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Wednesday, September 28, 2005

Utah entrepreneurs urge passion for projects, giving back

This article came after a visit to BYU Hawaii

By Mike Foley
Media Relations, (808) 293-3699
March 15, 2005

Tim Stay and Rich Christiansen shared salient tips
during the School of Business Entrepreneurship Lecture Series

A pair of Utah-based Internet entrepreneurs told BYU-Hawaii students in the School of Business lecture series on March 15 that to be successful, they need to be passionate about their ideas; then when they're successful, they need to be passionate about giving to the less fortunate.
Tim Stay, who lived in Laie as a child, was a civil engineer with an MBA and a master's in international economic development focusing on third world countries when he realized that "entrepreneurship is an effective tool to drive that development."

After working in Guam for a few years he decided, "I needed to get into business." So he moved back to Utah and started a call center, one of his MBA research projects for which he got a 'C', "but the business turned out better than my paper."
"Within a few years we had over 1,200 employees and were doing close to $20 million in revenues. This was in the mid-90s, and we saw there was this new thing called the Internet. At the height of the internet craze we had over 300,000 accounts," said Stay, who sold that business and got involved with a business incubator.

"We would find smart engineers and entrepreneurs who had good ideas, but didn't know how to wrap a business around it." He also partnered with Rich Christiansen, and together they run Northsky Inc. and Tornado Solutions, Inc. — an Internet service company and online media publishing company, respectively.

"I call myself a perfectly good engineer who went bad. At some point a button switched, and I realized I was a lot better at business than I was as an engineer. My true passion, however, is entrepreneurship and running small companies," said Christiansen, who formerly ran Mitsubishi in the U.S.

The partners, who are ranked among the top 100 entrepreneurs in Utah, shared a long list of entrepreneurial tips, including:

"Be a catalyst for change. I can guarantee if you're on the leading edge of change you're going to have a much higher probability of success," said Christiansen.

"Differentiate yourself. In a business sense, you go across a bridge, then burn the bridge behind you," he said, explaining this creates barriers to competition.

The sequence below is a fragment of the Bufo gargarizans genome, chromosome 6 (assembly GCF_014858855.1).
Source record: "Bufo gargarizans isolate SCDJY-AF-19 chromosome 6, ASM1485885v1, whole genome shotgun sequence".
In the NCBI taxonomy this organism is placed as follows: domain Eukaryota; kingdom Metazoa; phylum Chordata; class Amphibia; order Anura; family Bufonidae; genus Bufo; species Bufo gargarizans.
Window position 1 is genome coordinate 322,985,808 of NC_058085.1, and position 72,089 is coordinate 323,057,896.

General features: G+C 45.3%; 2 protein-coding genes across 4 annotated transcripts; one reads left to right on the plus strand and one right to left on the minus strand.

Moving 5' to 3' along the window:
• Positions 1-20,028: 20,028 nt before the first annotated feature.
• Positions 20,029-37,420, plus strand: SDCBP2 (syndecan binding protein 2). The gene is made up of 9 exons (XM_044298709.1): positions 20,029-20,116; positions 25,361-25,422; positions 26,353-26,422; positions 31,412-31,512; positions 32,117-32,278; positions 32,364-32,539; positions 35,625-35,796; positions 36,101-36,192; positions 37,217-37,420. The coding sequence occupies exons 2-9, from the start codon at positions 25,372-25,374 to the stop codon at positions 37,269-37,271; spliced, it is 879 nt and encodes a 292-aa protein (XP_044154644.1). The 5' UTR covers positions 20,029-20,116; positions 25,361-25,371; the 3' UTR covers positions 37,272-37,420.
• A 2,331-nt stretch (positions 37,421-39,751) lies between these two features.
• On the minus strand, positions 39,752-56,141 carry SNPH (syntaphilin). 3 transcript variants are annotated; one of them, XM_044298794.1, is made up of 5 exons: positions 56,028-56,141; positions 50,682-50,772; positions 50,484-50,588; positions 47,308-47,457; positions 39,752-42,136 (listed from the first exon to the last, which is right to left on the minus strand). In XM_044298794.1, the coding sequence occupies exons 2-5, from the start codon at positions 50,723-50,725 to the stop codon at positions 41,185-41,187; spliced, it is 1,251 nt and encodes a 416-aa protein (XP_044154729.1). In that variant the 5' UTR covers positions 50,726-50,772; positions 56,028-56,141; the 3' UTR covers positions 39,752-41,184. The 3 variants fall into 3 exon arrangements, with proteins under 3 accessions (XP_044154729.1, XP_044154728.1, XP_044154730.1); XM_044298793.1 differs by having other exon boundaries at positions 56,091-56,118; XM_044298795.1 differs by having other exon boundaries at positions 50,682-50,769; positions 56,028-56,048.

"Dream about your finances at night. Most small businesses fail because they fail to plan their finances carefully. Cash flow is king," he said, also stressing many companies carry too much inventory.

"Just get out there and do it, but try to learn from other people's mistakes. If you aren't making some mistakes, you aren't trying hard enough," he added, quoting the full version of President Spencer W. Kimball's well-known admonition: Do it, do it now, do it with a purpose, and make no small plan, for it has not the magic to stir the soul of man.

"It's critical to understand what your critical variables are," said Stay. "What are those two or three things that if you manage to stay on top of every day, your business will survive."

"Become a student of your business. I try to be an expert in whatever business I'm running. I try to become as educated as I can," he added

"An entrepreneur should know what his break-even point is each day. If you're profitable every day, you'll be profitable at the end of the month. If you're profitable every month, you'll be profitable at the end of the year."

"I love digital assets, or things that can be reproduced digitally. The costs of reproducing them are miniscule," said Stay, pointing out that "Microsoft's margins are so good because they're selling digital assets: They come up with an idea and sell it over and over again.

"Be passionate. Entrepreneurs are usually passionate about what they do, and find passion in their activities and hobbies."

Stay also encouraged entrepreneurs to be "passionate about giving back. My way of doing this is through Unitus, a global microfinance accelerator that gives small loans to the very poor." For example, he told of a woman in India who worked as an indentured servant for 25 rupees a day. She used an 8,000 rupee micro-loan (about $200) to buy a water buffalo, which has dramatically changed the quality of her life.
"What we've found with micro-credit, as people go through this program we see their education, nutrition and housing improve. We've found this to be a very effective tool," Stay said, next quoting Ghandi: My life is my message.

"What is my life about?" he asked, "and I want to ask you, what will your message be?"


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